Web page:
In an attempt to avoid having his deposition in his ‘color of law’ trial recorded, blogging Assistant District Attorney John Patrick Frey, AKA Patterico, has presented a BU article to a federal court as ‘evidence’ for his rather vague conspiracy theory involving Brett Kimberlin, BU, and LA gangs.
As penned by attorney Ron Coleman (see above photo), Frey’s bizarre motion returns to one of the oldest, and frankly dumbest, canards about this website, offering zero evidence to assert that Kimberlin enjoys editorial control over BU. Longtime readers will recall that I first debunked this claim more than two years ago, then began writing here as Xenophon for a while before unmasking to claim the editorial role myself a little over a year ago. That reveal put the whole right wing Kimberlin-obsessive ‘scene’ in a state of shock, for they had convinced themselves that their bogeyman was running the show at BU. Sometimes I get the impression they still don’t quite know what to make of my involvement.
But in his latest response, Coleman simply elides this rich history of his client’s friends making enormous fools of themselves to indulge in histrionics over BU’s recent coverage of the case.
Demonstrating his utter lack of acceptance regarding what does and does not constitute a legitimate use of discovery, as well as how litigants are supposed to conduct themselves, and not conduct themselves, in public while involved in litigation, Mr. Kimberlin … called Breitbart Unmasked, which reprinted portions of the responses interspersed with commentary and misstatements of fact.
That Breitbart Unmasked is permitted to report on, even where not defamatory to lie about, Brett Kimberlin and his litigation avocation is not questioned by Defendant, notwithstanding his recruitment of this Court to prevent Defendant from honest commentary of his own about Plaintiff. But that Plaintiff views, and uses, discovery – in contrast, for example, to publicly-filed material found on ECF – as a tool to generate online calumny and to inflame a situation that has already resulted in so much waste and anguish is utterly unacceptable.
Here is the article Coleman is talking about; I defy you to read it and find any “portions of the responses” therein, because I have never read or seen the actual responses to Kimberlin’s interrogatories. Instead, they were described to me by a source with detailed knowledge of their contents, which is why I did not quote them in the piece — a method of journalism that remains completely legal in the United States. And pleas against “online calumny,” “waste” and “anguish” are pretty rich coming from Frey’s camp, given that he’s being sued for using his blog, and his status as a prosecutor, to repeatedly accuse Kimberlin of committing a crime against him without ever presenting one bit of actual evidence. Frey claims there is more we haven’t seen, but now that he has to go on the record in the matter, suddenly Frey wants the trial held in secret, presumably so the taxpayers of LA County can’t see him make damaging admissions about chilling someone’s free speech.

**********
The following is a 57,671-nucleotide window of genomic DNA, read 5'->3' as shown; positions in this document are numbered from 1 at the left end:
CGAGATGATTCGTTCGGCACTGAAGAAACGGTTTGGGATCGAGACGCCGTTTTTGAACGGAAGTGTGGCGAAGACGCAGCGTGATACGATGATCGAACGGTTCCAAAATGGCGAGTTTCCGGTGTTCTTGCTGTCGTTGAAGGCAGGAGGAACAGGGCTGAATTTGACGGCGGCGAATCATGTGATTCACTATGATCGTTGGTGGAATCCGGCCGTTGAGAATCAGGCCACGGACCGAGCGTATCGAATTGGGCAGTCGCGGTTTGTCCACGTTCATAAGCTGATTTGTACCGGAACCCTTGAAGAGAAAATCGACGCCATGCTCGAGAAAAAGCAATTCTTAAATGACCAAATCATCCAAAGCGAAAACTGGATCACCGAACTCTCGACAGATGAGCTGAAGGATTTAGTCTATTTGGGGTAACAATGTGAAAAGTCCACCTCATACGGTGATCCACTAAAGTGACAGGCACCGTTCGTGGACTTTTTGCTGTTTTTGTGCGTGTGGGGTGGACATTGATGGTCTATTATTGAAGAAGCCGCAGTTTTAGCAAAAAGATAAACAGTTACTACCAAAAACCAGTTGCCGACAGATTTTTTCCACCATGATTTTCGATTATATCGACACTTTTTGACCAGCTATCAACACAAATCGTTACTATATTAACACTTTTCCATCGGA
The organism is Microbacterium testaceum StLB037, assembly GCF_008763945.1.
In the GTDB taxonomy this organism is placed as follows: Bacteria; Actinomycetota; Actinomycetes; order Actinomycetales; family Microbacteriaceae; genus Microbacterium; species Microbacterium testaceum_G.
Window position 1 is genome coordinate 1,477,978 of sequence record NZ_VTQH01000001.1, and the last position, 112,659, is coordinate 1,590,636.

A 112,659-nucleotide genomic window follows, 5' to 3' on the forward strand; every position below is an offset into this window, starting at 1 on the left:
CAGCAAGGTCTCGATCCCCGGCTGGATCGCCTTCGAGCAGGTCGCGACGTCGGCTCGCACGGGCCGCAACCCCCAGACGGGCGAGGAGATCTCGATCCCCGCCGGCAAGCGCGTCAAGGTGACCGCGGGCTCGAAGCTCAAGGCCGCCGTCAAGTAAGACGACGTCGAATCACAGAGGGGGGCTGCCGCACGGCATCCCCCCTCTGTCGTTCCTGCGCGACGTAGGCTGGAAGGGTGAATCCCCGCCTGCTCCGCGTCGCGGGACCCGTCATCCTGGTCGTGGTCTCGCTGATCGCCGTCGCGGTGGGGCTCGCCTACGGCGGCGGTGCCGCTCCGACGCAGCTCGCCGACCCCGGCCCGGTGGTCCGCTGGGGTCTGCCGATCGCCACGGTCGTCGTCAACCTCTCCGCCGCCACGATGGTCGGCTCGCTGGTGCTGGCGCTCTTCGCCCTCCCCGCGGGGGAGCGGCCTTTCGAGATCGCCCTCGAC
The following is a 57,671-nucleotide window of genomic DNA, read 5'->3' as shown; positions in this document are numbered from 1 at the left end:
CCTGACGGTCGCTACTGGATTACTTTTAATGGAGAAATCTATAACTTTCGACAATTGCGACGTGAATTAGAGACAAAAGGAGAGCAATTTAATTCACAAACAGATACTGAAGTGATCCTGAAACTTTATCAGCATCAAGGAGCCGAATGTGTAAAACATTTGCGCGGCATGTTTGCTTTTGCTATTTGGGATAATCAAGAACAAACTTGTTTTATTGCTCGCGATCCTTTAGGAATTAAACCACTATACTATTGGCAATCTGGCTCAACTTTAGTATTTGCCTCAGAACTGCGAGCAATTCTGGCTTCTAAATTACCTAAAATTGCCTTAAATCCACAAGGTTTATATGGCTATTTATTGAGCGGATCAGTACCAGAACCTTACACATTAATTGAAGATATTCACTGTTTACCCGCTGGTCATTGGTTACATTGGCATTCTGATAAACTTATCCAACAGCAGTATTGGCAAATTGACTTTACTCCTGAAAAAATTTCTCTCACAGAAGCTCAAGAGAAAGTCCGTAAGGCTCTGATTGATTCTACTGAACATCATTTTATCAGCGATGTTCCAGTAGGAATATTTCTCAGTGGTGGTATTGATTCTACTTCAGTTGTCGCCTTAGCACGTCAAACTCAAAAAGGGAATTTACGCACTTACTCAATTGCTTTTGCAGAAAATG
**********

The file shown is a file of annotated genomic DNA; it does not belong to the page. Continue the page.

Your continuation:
Along with the printout of BU’s article about Ace of Spades, Coleman has submitted a rambling ‘factual declaration’ by his client, whose argument boils down to these points:
- His family is endangered by the violent LA gangs he has prosecuted
- Police were dispatched to his house by an unknown prank 911 caller in 2011, the very incident which he blames on Kimberlin
- BU once published discovery material regarding co-defendant Aaron Walker that Frey (incorrectly) thought was under seal
- Also, BU once published photos of Walker that Kimberlin took in a public parking lot
This is ludicrous. First, it’s not like Frey gets to wear a lucha libre mask to court; the gang members that he prosecutes definitely have a chance to see his face at some point during their trials. But none of them have anything to do with BU or Kimberlin, anyway, and LA’s most hardened criminals aren’t refreshing the front page of this site every hour in hopes of seeing Frey’s image. Second, reasserting the original smear that got you sued in the first place is generally considered a bad way to support your motions before the court. Third, Walker’s discovery material was never, ever sealed, which is why we know that he was fired from his job for being a bad employee and not because he wrote blog posts about Kimberlin.
And last but not least, in America Kimberlin has every right to take photos in a public parking lot — and send them by email to anyone he likes, including BU. If Frey has a problem with that, he can take it up with the First Amendment.
Nevertheless, on this flimsy basis Coleman has asked the court to put unique limits on Kimberlin, denying him subpoena powers normally available to plaintiffs and forcing him to physically file paper motions rather than submitting documents electronically. The first request verges on the unconstitutional; the latter is just pure pettiness. Together, they are a perfect demonstration of what Frey has been trying to do to Brett Kimberlin’s constitutional rights for most of the last four years — which, again, is why he’s being sued in the first place. The claim that BU will somehow endanger Frey by reporting on his case is just icing on the fruitcake.